June 22, 2018: International Journal of Health Geographics
Kimberly M Fornace, Henry Surendra, Tommy Rowel Abidin, Ralph Reyes, Maria L M Macalinao, Gillian Stresman, Jennifer Luchavez, Riris A Ahmad, Supargiyono Supargiyono, Fe Espino, Chris J Drakeley, Jackie Cook
BACKGROUND: Identifying fine-scale spatial patterns of disease is essential for effective disease control and elimination programmes. In low resource areas without formal addresses, novel strategies are needed to locate residences of individuals attending health facilities in order to efficiently map disease patterns. We aimed to assess the use of Android tablet-based applications containing high resolution maps to geolocate individual residences, whilst comparing the functionality, usability and cost of three software packages designed to collect spatial information...
June 18, 2018: International Journal of Health Geographics
Iram Usman, Rhonda J Rosychuk
BACKGROUND: Spatial scan statistics have been used for the identification of geographic clusters of elevated numbers of cases of a condition such as disease outbreaks. These statistics accompanied by the appropriate distribution can also identify geographic areas with either longer or shorter time to events. Other authors have proposed the spatial scan statistics based on the exponential and Weibull distributions. RESULTS: We propose the log-Weibull as an alternative distribution for the spatial scan statistic for time to events data and compare and contrast the log-Weibull and Weibull distributions through simulation studies...
June 13, 2018: International Journal of Health Geographics
Alexia Bivoltsis, Eleanor Cervigni, Gina Trapp, Matthew Knuiman, Paula Hooper, Gina Leslie Ambrosini
BACKGROUND: The relationships between food environments and dietary intake have been assessed via a range of methodologically diverse measures of spatial exposure to food outlets, resulting in a largely inconclusive body of evidence, limiting informed policy intervention. OBJECTIVE: This systematic review aims to evaluate the influence of methodological choice on study outcomes by examining the within-study effect of availability (e.g., counts) versus accessibility (e...
June 9, 2018: International Journal of Health Geographics
Eun-Hye Yoo, Patrick Brown, Youngseob Eum
BACKGROUND: Air pollutants have been associated with various adverse health effects, including increased rates of hospital admissions and emergency room visits. Although numerous time-series studies and case-crossover studies have estimated associations between day-to-day variation in pollutant levels and mortality/morbidity records, studies on geographic variations in emergency department use and the spatial effects in their associations with air pollution exposure are rare. METHODS: We focused on the elderly who visited emergency room for cardiovascular related disease (CVD) in 2011...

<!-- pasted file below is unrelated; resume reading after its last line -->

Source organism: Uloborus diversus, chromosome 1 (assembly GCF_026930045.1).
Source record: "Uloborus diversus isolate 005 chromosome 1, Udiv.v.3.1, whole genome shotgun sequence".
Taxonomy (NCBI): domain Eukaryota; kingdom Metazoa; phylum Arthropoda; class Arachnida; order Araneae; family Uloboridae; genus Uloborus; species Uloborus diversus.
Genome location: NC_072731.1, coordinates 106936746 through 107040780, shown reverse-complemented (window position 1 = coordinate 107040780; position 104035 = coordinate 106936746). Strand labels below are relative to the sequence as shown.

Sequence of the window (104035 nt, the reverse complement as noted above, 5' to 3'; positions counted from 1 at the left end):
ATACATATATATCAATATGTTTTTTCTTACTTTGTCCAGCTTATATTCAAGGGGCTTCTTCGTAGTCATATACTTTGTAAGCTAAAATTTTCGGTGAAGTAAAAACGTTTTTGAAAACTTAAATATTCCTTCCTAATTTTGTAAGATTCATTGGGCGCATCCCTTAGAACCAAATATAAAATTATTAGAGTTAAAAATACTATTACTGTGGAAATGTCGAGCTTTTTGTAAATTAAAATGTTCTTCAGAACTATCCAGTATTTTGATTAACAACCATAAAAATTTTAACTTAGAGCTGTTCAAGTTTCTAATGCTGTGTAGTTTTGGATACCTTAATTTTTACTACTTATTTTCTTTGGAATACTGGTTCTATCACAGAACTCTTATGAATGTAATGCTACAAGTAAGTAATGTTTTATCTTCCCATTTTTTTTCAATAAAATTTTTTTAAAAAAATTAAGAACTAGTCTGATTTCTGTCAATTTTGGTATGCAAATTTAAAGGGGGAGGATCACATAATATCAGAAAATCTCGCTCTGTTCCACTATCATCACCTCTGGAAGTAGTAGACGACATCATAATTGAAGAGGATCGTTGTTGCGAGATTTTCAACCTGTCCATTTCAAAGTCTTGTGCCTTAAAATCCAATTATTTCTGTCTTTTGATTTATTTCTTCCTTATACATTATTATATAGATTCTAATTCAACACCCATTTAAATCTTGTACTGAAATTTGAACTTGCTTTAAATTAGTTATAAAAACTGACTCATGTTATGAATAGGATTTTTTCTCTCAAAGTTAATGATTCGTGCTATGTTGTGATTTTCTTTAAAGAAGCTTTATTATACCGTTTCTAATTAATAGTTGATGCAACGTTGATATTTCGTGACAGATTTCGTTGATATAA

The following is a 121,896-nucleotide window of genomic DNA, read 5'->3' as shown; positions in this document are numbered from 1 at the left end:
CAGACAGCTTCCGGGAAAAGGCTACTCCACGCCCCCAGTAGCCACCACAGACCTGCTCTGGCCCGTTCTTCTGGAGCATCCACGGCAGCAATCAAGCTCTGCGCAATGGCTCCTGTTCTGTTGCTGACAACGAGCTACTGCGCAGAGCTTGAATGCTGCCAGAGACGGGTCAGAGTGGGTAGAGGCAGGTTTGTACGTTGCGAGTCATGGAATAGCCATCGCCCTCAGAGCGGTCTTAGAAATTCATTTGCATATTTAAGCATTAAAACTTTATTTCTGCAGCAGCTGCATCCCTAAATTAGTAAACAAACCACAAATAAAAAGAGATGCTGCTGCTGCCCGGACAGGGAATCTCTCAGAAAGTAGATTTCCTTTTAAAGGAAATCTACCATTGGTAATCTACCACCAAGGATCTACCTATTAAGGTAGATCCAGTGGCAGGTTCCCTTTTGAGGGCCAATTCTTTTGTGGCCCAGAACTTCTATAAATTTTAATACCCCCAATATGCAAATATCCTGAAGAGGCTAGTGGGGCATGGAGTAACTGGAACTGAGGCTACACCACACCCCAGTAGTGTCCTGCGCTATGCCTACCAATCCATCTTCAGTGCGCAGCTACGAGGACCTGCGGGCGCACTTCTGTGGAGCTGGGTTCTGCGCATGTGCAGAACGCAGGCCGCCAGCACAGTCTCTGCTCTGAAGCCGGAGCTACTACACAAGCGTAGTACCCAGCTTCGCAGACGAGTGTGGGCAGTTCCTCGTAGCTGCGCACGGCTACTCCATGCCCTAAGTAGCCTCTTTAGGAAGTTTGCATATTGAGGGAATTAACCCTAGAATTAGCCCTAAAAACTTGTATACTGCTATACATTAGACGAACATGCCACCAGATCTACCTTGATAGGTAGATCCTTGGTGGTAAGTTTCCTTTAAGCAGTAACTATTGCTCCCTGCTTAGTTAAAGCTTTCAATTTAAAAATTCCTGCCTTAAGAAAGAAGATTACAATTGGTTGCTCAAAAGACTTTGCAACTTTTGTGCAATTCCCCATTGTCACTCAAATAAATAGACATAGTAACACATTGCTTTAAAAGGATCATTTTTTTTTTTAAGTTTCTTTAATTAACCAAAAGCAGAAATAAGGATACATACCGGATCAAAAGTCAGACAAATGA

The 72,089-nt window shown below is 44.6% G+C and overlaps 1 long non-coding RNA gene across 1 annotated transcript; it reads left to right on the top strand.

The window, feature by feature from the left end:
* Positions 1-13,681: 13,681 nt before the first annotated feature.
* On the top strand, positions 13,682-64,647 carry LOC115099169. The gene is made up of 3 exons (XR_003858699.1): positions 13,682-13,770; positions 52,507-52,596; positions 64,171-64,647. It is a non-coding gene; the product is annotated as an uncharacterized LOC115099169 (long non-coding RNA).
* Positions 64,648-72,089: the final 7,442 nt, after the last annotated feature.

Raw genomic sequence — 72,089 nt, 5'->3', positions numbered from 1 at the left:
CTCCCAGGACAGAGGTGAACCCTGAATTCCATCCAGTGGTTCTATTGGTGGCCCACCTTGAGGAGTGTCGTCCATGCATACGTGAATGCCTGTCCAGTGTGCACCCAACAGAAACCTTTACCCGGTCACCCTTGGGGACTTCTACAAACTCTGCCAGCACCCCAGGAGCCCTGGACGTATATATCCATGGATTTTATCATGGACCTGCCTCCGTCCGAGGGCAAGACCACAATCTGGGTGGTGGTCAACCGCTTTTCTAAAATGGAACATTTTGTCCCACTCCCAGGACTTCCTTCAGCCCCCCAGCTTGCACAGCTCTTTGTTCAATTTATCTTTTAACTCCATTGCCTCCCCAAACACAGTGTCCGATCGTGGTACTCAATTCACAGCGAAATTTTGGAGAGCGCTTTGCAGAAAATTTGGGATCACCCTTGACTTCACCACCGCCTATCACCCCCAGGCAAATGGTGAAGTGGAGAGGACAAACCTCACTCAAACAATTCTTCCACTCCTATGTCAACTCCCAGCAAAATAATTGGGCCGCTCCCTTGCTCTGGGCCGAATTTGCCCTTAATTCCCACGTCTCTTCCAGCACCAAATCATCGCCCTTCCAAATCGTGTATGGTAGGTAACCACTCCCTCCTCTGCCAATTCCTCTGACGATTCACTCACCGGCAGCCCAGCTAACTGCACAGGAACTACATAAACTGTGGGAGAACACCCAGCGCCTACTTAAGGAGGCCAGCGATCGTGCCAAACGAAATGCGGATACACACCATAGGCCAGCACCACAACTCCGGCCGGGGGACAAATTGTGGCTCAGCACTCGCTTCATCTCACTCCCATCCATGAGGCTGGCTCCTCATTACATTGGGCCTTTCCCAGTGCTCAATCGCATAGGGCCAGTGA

June 8, 2018: International Journal of Health Geographics
Benjamin W Chrisinger, Abby C King
BACKGROUND: Identifying elements of one's environment-observable and unobservable-that contribute to chronic stress including the perception of comfort and discomfort associated with different settings, presents many methodological and analytical challenges. However, it also presents an opportunity to engage the public in collecting and analyzing their own geospatial and biometric data to increase community member understanding of their local environments and activate potential environmental improvements...
June 5, 2018: International Journal of Health Geographics
Hannah Verhoeven, Linde Van Hecke, Delfien Van Dyck, Tim Baert, Nico Van de Weghe, Peter Clarys, Benedicte Deforche, Jelle Van Cauwenberg
BACKGROUND: The objective evaluation of the physical environmental characteristics (e.g. speed limit, cycling infrastructure) along adolescents' actual cycling routes remains understudied, although it may provide important insights into why adolescents prefer one cycling route over another. The present study aims to gain insight into the physical environmental characteristics determining the route choice of adolescent cyclists by comparing differences in physical environmental characteristics between their actual cycling routes and the shortest possible cycling routes...
May 29, 2018: International Journal of Health Geographics
Qian Chen, Mingjun Ding, Xuchao Yang, Kejia Hu, Jiaguo Qi
BACKGROUND: The increase in the frequency and intensity of extreme heat events, which are potentially associated with climate change in the near future, highlights the importance of heat health risk assessment, a significant reference for heat-related death reduction and intervention. However, a spatiotemporal mismatch exists between gridded heat hazard and human exposure in risk assessment, which hinders the identification of high-risk areas at finer scales. METHODS: A human settlement index integrated by nighttime light images, enhanced vegetation index, and digital elevation model data was utilized to assess the human exposure at high spatial resolution...
May 25, 2018: International Journal of Health Geographics